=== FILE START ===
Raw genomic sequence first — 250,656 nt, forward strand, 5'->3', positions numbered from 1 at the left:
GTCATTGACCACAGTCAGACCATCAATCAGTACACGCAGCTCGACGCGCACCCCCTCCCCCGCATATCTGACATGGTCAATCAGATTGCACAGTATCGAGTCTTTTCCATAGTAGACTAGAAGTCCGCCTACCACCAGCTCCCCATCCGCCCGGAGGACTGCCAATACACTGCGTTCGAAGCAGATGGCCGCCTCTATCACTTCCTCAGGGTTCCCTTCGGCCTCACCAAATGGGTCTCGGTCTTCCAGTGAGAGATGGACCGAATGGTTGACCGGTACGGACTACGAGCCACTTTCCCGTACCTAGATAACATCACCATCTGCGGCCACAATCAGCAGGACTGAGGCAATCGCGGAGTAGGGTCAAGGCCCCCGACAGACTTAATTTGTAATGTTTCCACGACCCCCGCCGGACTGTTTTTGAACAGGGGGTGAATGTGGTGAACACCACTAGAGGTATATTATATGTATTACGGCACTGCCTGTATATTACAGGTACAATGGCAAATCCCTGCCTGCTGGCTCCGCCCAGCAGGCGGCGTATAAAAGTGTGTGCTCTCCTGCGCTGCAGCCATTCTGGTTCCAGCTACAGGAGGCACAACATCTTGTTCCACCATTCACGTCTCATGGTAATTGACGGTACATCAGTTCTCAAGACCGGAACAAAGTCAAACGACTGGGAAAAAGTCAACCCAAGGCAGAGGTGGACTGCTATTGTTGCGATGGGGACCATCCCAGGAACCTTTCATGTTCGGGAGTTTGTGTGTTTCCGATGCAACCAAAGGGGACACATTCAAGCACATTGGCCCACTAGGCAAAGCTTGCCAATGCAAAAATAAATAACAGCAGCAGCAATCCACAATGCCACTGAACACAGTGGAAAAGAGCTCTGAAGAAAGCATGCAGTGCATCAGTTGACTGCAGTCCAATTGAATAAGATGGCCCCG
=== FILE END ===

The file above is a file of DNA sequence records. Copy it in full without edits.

Raw genomic sequence first — 250,656 nt, forward strand, 5'->3', positions numbered from 1 at the left:
GTCATTGACCACAGTCAGACCATCAATCAGTACACGCAGCTCGACGCGCACCCCCTCCCCCGCATATCTGACATGGTCAATCAGATTGCACAGTATCGAGTCTTTTCCATAGTAGACTAGAAGTCCGCCTACCACCAGCTCCCCATCCGCCCGGAGGACTGCCAATACACTGCGTTCGAAGCAGATGGCCGCCTCTATCACTTCCTCAGGGTTCCCTTCGGCCTCACCAAATGGGTCTCGGTCTTCCAGTGAGAGATGGACCGAATGGTTGACCGGTACGGACTACGAGCCACTTTCCCGTACCTAGATAACATCACCATCTGCGGCCACAATCAGCAGGACTGAGGCAATCGCGGAGTAGGGTCAAGGCCCCCGACAGACTTAATTTGTAATGTTTCCACGACCCCCGCCGGACTGTTTTTGAACAGGGGGTGAATGTGGTGAACACCACTAGAGGTATATTATATGTATTACGGCACTGCCTGTATATTACAGGTACAATGGCAAATCCCTGCCTGCTGGCTCCGCCCAGCAGGCGGCGTATAAAAGTGTGTGCTCTCCTGCGCTGCAGCCATTCTGGTTCCAGCTACAGGAGGCACAACATCTTGTTCCACCATTCACGTCTCATGGTAATTGACGGTACATCAGTTCTCAAGACCGGAACAAAGTCAAACGACTGGGAAAAAGTCAACCCAAGGCAGAGGTGGACTGCTATTGTTGCGATGGGGACCATCCCAGGAACCTTTCATGTTCGGGAGTTTGTGTGTTTCCGATGCAACCAAAGGGGACACATTCAAGCACATTGGCCCACTAGGCAAAGCTTGCCAATGCAAAAATAAATAACAGCAGCAGCAATCCACAATGCCACTGAACACAGTGGAAAAGAGCTCTGAAGAAAGCATGCAGTGCATCAGTTGACTGCAGTCCAATTGAATAAGATGGCCCCG